'Jupiter's Legacy' doesn't know what it wants to be
by Chuck Duncan
Cast: Josh Duhamel, Leslie Bibb, Ben Daniels, Elena Kampouris, Andrew Horton, Mike Wade, Matt Lanter
There are times when a movie or TV based on another property is released that it's better to go into it blind, without any expectations of what it should be. Other times, it's good to have some familiarity with the source material so you're not completely lost or left on the outside of the in-jokes and Easter eggs other members of the audience are enjoying. With the new Netflix series Jupiter's Legacy, I went into it completely blind, not really sure what the show was about (foolishly, I thought perhaps it had something to do with Roman gods). I'm still not sure after eight episodes.
From the start we meet a team of superheroes in modern day America (this is a decidedly American show with flag-waving and Christian values that may not translate well to other countries where it may simply promote American arrogance) facing off against the usual band of supervillains. One in particular, Blackstar (Tyler Mane), has been a thorn in their side (by the way, this group of heroes appears to have no team name although they all gather under their own version of the Hall of Justice, just one of the many derivative things in this show), and he's been incorporated in some Supervillain Superman prison ... until now. With the heroes coming out in full force to battle Blackstar, the son of The Utopian (Josh Duhamel), The Paragon (Andrew Horton), has to make a snap decision to save his father's life ... so he destroys Blackstar's skull, completely violating The Utopian's 'code' that they will never kill anyone, no matter what. This event is the driving force of the series, and it also begins to tear apart not only the heroes (most of whom believe the code is outdated as the villains become more powerful), but the family of The Utopian, also known as Sheldon Sampson. Not only does his son Brandon's actions cause embarrassment to the group (in Sheldon'e eyes, at least), he's also got rogue daughter Chloe (Elena Kampouris) openly showing disdain for her family while using her superhero superstardom -- yes, none of these heroes seem to hide their identities -- into fame as a model with a hot temper and a drug addiction (she also gets mixed up with the son of someone from Sheldon's past who has a device that can transport him anywhere he wishes). Sheldon's long-suffering wife Grace (Leslie Bibb) stands by his side and acts as the spokesperson for the group, but even she isn't sure about Sheldon's adherance to the code, and his brother Walter (Ben Daniels) also believes it's time to move on from the code. Their story takes a twist when they learn Blackstar is actually still in prison, so they now have to find out who sent this clone after them.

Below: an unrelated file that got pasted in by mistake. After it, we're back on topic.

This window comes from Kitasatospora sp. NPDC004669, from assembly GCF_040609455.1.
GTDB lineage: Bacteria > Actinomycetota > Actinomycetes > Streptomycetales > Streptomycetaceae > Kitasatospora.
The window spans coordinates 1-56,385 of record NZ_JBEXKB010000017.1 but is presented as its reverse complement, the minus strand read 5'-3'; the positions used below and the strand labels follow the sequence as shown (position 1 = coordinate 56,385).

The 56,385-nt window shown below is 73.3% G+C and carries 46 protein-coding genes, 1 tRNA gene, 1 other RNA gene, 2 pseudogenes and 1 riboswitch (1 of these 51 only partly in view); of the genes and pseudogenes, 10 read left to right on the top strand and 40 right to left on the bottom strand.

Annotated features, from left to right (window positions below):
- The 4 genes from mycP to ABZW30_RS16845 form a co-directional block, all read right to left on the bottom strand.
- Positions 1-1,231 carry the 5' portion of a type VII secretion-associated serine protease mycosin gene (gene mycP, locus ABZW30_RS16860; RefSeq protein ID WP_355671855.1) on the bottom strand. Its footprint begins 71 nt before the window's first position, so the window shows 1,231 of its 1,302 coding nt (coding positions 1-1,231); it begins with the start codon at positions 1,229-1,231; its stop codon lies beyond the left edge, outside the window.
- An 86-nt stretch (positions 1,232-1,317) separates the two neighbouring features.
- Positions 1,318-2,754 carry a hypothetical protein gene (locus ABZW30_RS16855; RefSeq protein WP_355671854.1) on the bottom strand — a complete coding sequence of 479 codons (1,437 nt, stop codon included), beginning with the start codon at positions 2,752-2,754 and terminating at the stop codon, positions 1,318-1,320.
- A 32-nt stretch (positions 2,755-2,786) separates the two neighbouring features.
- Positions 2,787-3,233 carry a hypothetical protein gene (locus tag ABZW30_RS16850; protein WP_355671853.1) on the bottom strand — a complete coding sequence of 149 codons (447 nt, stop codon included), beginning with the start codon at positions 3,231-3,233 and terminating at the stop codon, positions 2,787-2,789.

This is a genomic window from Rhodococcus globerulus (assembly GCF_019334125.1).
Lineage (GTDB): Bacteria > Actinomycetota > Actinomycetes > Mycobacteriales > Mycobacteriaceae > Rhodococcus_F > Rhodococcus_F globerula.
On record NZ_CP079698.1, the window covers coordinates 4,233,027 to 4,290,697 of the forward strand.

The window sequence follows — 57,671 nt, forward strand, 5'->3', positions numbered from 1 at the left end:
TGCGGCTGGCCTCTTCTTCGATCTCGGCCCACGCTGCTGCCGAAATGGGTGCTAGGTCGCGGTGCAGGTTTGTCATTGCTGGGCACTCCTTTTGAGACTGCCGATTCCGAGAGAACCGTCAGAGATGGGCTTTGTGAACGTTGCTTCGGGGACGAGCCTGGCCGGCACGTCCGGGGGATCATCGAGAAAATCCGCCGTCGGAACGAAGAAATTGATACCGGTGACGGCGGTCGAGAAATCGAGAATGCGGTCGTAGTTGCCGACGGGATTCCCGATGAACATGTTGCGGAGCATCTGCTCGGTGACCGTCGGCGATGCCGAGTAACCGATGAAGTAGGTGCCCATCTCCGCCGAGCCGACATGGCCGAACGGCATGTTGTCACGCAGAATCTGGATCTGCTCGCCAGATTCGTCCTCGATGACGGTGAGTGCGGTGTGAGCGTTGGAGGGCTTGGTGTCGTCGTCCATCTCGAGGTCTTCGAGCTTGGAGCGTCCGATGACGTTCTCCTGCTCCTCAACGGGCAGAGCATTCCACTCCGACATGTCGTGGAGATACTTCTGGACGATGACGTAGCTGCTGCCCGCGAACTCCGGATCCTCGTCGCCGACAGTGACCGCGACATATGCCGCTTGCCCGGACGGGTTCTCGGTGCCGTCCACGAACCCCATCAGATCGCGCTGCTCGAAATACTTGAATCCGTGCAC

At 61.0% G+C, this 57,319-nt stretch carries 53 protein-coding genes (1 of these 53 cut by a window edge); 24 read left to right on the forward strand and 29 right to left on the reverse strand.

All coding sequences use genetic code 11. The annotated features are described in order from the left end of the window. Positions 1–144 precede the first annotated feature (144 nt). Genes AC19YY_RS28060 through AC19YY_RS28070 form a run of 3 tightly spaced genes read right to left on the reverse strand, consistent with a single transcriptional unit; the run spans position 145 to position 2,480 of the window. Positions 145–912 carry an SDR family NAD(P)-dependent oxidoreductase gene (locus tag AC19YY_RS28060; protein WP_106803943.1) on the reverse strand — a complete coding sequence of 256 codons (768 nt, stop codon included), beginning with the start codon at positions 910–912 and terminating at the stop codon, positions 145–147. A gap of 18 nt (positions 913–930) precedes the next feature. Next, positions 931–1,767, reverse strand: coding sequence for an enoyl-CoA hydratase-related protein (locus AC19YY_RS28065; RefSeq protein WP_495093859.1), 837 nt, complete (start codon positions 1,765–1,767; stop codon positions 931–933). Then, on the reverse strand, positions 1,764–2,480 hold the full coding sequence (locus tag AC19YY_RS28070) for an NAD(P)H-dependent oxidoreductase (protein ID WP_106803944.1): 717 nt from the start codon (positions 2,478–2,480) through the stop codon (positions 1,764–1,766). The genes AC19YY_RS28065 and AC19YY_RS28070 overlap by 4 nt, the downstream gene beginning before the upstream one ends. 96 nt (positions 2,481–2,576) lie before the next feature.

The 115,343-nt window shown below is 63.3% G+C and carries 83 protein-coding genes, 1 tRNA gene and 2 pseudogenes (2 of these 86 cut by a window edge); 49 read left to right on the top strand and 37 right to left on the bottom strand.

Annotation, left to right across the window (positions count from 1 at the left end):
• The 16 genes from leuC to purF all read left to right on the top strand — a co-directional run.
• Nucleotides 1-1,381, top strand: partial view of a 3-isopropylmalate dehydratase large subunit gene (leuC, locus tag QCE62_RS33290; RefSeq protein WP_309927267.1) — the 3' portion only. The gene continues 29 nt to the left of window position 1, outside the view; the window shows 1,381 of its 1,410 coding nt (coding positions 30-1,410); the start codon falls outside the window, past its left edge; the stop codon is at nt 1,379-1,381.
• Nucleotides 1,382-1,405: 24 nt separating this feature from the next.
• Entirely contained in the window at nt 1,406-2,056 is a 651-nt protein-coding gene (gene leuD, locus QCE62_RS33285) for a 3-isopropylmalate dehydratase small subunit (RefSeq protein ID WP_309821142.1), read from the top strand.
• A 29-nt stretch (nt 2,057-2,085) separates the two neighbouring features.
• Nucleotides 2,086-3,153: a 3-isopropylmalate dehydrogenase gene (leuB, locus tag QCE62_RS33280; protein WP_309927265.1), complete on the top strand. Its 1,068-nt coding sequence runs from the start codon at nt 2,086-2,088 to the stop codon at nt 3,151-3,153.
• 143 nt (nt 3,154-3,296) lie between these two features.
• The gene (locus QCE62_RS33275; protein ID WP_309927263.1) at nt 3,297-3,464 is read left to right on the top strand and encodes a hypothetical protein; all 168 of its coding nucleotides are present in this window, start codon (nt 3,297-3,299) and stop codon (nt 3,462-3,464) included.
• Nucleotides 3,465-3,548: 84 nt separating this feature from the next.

The series spends half of its time in the modern world, but half of the time is spent giving up the origin story of the original six heroes (and there's no real explanation about the other, younger members of the group except that aside from Brandon and Chloe, there is one other child of the original six) that begins on the eve of the Great Depression where we meet Sheldon and Walter, sons of a steel magnate who commits suicide after gambling away all of his employees' pensions to expand the company despite warnings from Walter that things are about to change for the worse. Golden boy Sheldon is sent into an emotional spiral, constantly haunted by the mangled ghost of his father, tortured by a story by Grace (a reporter at the time before she married Sheldon) revealing the truth about his father, and nearly driven mad by visions of windmills and circles and coordinates in the middle of the Atlantic ocean. All Sheldon knows at this point is that he has to go to that location to see what's drawing him there, and after having another vision of Walter, Grace, a boat captain, one of his former employees, and unknown man and his best friend George (Matt Lanter), he convinces them all to get on a boat and follow him on his crazy quest ... and after almost dying in a raging storm, they find what Sheldon is looking for -- an island that appeared from out of thin air. The group ventures onto the island, which then won't let them leave. They finally realize that they must work together to survive, and they are awarded their superpowers for their efforts. By whom, we don't know but the planet Jupiter is visible, but if that is the legacy of the title it's never explained (and this doesn't happen until the seventh episode!). Back in the modern world, though, we're left with the question 'where's George?' That is finally answered ... sort of, but not really.